Should economists pay more attention to what is around them?

New York Times article that economists don’t pay enough attention to what is around them to supplement the other data they have.

No forecasters have a consistently good track record, but the best supplement their statistics and computer models of growth with informal evidence. To get an accurate picture of the economy, the wise economist uses something like an artist’s pointillist technique — individually, all those tiny dots make little sense, but together they provide a decent portrait of the whole.


One thought on “Should economists pay more attention to what is around them?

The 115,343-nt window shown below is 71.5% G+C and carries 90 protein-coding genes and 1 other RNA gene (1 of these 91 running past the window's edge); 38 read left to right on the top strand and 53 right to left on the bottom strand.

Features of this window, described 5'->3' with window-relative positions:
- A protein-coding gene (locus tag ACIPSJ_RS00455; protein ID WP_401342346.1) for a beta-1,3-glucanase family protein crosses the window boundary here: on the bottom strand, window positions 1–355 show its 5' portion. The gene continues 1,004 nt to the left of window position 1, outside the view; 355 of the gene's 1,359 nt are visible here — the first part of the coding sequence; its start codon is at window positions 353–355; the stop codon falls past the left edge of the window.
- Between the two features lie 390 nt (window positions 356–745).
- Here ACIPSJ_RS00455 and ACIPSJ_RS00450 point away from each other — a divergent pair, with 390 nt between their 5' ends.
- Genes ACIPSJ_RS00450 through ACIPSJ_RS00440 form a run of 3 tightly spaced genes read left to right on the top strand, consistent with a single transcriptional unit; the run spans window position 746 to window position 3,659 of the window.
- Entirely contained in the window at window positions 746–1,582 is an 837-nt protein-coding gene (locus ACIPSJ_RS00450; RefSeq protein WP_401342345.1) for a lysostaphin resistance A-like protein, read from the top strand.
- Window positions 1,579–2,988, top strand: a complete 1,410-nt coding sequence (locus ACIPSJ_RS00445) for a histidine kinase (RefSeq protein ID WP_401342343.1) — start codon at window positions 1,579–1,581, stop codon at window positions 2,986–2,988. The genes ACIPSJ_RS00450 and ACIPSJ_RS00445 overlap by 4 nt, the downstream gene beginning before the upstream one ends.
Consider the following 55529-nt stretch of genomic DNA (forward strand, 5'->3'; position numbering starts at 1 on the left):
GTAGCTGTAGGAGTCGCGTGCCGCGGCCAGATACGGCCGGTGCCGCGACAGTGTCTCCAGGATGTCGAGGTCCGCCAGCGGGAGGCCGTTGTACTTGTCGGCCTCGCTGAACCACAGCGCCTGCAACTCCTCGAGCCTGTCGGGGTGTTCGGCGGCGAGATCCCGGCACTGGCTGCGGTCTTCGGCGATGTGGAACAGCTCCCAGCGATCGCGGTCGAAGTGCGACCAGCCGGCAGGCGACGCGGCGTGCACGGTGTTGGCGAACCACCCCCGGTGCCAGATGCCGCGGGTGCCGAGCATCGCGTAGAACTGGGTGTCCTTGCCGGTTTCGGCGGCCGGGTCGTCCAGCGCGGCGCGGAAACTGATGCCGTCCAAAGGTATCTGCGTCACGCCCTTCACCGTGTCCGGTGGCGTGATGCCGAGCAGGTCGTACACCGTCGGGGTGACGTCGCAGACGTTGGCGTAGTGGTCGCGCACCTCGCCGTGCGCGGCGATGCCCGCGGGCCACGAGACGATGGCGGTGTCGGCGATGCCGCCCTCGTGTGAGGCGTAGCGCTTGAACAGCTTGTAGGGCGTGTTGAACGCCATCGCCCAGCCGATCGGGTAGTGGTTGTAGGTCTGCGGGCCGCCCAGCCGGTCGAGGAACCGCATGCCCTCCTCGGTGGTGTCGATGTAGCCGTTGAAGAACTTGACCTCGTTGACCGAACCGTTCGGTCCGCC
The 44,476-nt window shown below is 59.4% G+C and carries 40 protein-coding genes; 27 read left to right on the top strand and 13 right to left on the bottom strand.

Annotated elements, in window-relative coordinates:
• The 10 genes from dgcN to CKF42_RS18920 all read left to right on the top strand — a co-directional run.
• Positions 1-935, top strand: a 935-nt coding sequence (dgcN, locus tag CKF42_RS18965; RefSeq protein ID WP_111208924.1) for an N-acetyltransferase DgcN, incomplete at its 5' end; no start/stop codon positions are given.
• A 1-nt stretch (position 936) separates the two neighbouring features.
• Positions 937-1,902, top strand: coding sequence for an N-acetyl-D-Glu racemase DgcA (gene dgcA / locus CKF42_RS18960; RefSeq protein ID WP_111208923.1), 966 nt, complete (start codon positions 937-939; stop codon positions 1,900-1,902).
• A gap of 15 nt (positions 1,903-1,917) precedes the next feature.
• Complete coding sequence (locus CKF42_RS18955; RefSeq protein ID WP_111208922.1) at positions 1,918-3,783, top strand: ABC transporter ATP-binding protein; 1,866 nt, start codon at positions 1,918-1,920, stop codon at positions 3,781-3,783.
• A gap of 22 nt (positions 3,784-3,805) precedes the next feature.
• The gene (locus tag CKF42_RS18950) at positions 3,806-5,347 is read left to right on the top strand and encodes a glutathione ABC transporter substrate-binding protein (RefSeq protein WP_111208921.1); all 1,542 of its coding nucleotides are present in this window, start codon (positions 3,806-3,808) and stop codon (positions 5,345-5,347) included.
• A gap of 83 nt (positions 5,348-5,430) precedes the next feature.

1. They certainly shouldn’t ignore what is around them. Although it concerns physics rather than economics, the recent book The Hunt for Vulcan by Thomas Levenson shows just how far wrong we can go when we try to shove the square peg of what we observe into the round hole of our theory. To save Newton’s theory of gravity, physicists posited the existence of a planet between the Sun and Mercury and used extremely unreliable data to confirm their hypothesis. They preferred to create an entire planet rather than abandon a relatively (pardon the pun) useful theory. There is no reason to believe that some economists, especially partisans of a particular ideology, will act any differently than 19th Century physicists. If an economist sees that the world around her does not fit her neoclassical or (insert model here) theory, she should both question her observations and — at some point — the underlying theory itself. Most economists probably wouldn’t disagree with this point, but those layman who fancy themselves economists or proponents of a particular economic theory (we’re looking at you Ron Paul) might take heed.

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